The Are You Smarter Than a 5th Grader? board game (based on the popular television game show of the same name) challenges everyone's knowledge of subjects taught in the fifth grade. It's a fun trivia game for two to four players, ages 8 and up.
How to Play
The game works in the following way (according to its official instructions):
1. Draw Cards
When you take a turn, you draw a card and read the question aloud. The other players write their answer on paper. If you think you know it, you say the answer, then slide the card up to see if you are correct. If you don't know the answer, you can choose to "save yourself" by selecting one of the answers written down by the other players (see "Get Help" below). If you answer a question correctly, your pawn moves one space forward on the money section of the board. There are 11 spaces in total.
2. Try to Stay in the Game
You keep taking turns until you get a question wrong. One wrong answer knocks you out of the game. The next player (in a clockwise direction) then gets their chance to answer questions. The questions asked of each player increase in difficulty, starting at the first grade level and progressing in difficulty up to questions from a fifth grade curriculum. No more than two questions can be asked from each grade level.
3. Get Help Along the Way
During your turn, you have three chances to save yourself using three special cards:
- The Copy card allows you to pick a player and use their answer. If their answer is correct, you move on to the next money space. In addition, the player whose answer was correct is awarded a $1,000 token.
- The Peek card allows you to look at a player's answer to see if you want to use it. You can keep your answer if their answer doesn't seem right. If you choose their answer and it is correct, you move to the next space on the board and the player whose answer was correct gets a $1,000 token.
- The Save card allows you to save yourself if you get an answer wrong. You place it in front of another player, and if that player's answer is correct, they "save" you. That player gets a $1,000 token.
4. Rack Up the Money
When you answer a question correctly, you move to the next money space. When you reach the $25,000 level, you get to keep the money shown on the space even if you answer the question incorrectly. Throughout the entire game, even if you don't reach the $25,000 level, you get to keep any $1,000 tokens you earned from players using your correct answers to save themselves.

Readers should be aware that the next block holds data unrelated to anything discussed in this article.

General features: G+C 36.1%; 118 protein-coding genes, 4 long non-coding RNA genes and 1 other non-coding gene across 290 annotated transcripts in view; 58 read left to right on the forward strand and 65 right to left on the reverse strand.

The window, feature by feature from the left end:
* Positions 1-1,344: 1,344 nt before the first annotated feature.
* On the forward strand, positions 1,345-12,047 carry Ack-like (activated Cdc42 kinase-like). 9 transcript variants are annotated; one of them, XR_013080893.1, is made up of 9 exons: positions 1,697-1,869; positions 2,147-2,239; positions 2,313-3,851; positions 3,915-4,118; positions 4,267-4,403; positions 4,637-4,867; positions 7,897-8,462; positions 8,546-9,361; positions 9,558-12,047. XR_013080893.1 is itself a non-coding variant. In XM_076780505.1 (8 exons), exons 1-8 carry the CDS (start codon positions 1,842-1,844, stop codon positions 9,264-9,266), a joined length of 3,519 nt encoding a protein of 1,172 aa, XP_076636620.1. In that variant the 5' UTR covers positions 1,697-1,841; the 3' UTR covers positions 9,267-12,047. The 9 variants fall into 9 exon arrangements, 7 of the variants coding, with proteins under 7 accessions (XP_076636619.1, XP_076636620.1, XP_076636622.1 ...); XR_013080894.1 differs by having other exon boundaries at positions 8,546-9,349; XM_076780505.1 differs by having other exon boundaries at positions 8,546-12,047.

5. Win the Game
The winner is the first player to win $1,000,000 by correctly answering all 11 questions. If no one is able to answer all 11 questions, the players add up their tokens and the amount they won on the money spaces (assuming they reached the minimum level of $25,000). Whoever has the most money wins.
Smarter Game Pieces
The Are You Smarter Than a 5th Grader? board game is easy to set up. It includes:
- 300 question cards
- A card reader sleeve
- 2 game boards
- 4 money marker pawns
- 10 grade markers
- 2 cheat pawns
- 1 save pawn
- 12 $1,000 tokens
- Pad and pencils
- Card tray
Tips for Customizing the Game
There are times when you may want to vary the rules of the game to fit different ages or situations.
- Shorten the game: Change the rules so that you only have to answer five questions correctly before you're allowed to answer the bonus question for a million dollars.
- Lengthen the game: Change the rules so that a player must answer two questions correctly before they can move to the next space.
- Make it easier: If you're playing with younger ages or players who need special assistance, you can give extra Peek, Copy, or Save card opportunities to those players. You can also change the rules so that you're only answering questions from grades one through three.
- Make it more difficult: You can remove all "help" cards (Peek, Copy, and Save) and change the rules so that all questions must come from the fifth grade category.
Remember to Have Fun
Use this game as an educational opportunity, not a brutal competition. It's a great chance for kids to learn or review basic grammar school subjects such as math in home, school or home schooling settings. Many of the questions are challenging for adults too and may give you a humbling fifth grade refresher.